When done well, utility marketing can create stronger customer-business ties and increase brand loyalty over time. It's a slow process rather than a fast one, serving a different purpose: connecting customers to brands based on value rather than volume.
The five types of benefits in marketing
Despite our definition, the term “benefit” remains rather nebulous in marketing. This is because figuring out the exact value your products or services will offer a particular segment of customers and how that value can best be effectively communicated is not an easy task.
As a result, the benefits in marketing are often broken down into several types, each of which can help achieve better ad formation and effective sales results. However, depending on how specific or generalized your marketing approach is, you can identify anything from a massive utility model to hundreds of smaller types of care for each consumer segment.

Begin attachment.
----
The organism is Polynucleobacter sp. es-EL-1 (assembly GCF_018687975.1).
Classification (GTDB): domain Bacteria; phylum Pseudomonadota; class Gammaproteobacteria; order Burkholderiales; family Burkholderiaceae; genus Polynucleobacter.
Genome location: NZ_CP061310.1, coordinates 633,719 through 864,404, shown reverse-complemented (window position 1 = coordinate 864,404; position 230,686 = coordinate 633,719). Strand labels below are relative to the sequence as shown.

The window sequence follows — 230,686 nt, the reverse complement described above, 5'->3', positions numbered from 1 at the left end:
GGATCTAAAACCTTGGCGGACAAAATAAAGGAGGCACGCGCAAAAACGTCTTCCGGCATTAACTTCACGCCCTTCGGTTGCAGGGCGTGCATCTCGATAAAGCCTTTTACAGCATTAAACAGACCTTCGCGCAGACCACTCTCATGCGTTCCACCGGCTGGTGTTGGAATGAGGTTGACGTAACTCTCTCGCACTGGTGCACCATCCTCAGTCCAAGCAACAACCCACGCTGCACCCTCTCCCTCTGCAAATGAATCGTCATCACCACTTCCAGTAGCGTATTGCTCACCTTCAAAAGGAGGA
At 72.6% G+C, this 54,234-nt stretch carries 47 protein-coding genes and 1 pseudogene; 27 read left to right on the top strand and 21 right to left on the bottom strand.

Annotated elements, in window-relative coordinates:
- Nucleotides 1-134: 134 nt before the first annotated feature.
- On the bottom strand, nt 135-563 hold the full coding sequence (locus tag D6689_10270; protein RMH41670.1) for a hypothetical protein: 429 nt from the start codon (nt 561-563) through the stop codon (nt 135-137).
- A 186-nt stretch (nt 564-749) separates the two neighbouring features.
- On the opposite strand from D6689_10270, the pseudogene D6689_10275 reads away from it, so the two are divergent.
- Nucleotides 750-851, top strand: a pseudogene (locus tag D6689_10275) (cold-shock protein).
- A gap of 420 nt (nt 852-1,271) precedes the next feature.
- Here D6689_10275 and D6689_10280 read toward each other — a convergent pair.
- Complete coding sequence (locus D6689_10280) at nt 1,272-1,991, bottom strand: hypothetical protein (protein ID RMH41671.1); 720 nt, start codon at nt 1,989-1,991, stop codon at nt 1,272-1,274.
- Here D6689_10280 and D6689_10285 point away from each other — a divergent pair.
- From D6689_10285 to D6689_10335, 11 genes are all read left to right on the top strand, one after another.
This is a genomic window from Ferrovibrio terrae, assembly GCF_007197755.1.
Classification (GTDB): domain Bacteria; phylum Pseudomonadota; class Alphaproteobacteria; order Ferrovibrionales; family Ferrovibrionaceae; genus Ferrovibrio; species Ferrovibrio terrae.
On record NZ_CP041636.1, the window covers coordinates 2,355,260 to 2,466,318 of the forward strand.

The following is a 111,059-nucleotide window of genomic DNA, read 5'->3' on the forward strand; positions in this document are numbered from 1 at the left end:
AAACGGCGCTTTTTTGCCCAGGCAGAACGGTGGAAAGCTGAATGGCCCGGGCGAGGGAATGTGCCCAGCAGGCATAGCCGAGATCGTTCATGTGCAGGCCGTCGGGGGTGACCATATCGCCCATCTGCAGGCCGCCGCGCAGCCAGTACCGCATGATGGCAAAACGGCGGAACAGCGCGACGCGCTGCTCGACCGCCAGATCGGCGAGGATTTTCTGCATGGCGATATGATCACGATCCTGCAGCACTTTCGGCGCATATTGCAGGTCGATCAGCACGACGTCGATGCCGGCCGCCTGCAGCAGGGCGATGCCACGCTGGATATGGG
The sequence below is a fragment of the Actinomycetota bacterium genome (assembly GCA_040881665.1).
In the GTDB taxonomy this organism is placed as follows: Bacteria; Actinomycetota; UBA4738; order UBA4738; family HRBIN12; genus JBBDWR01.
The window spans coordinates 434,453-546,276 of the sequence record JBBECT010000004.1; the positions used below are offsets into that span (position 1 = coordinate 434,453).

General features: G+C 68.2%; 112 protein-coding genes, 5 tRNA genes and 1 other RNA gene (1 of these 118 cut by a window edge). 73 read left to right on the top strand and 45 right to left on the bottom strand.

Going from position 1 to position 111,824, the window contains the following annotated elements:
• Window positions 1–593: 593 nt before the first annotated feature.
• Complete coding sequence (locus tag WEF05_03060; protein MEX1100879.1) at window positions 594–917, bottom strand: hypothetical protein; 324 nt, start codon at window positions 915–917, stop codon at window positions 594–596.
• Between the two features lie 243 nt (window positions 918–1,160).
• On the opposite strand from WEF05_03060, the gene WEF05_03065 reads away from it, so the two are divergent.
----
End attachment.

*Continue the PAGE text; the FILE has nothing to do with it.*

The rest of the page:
To streamline the targeting and campaign creation process, we'll examine five common types of utilities used in marketing.
1. Use of time
This is the “when” component of the utility: is your product available when customers request it? Will it arrive quickly and without complications? Consumers want to wait as little time as possible for products to arrive in stock or at their home. Hence, the use of time is crucial to capture customer conversion when needed.
The time usage also takes into account seasonal changes in purchasing habits. For example, sales of boots and gloves increase in winter, while there is greater demand for ice cream in summer.
Some products are staple foods and therefore remain stable over time – such as B. Groceries – but must still be in stock and delivered on time. As a result, time-based marketing efforts are inherently tied to inventory and delivery systems to ensure that the results meet consumer expectations.
2. Use of the place
Place utility refers to the ability of consumers to get what they want, where they want it. The usefulness of the place is often used in brick and mortar stores and is paramount for customers looking for familiar items that are easy to source.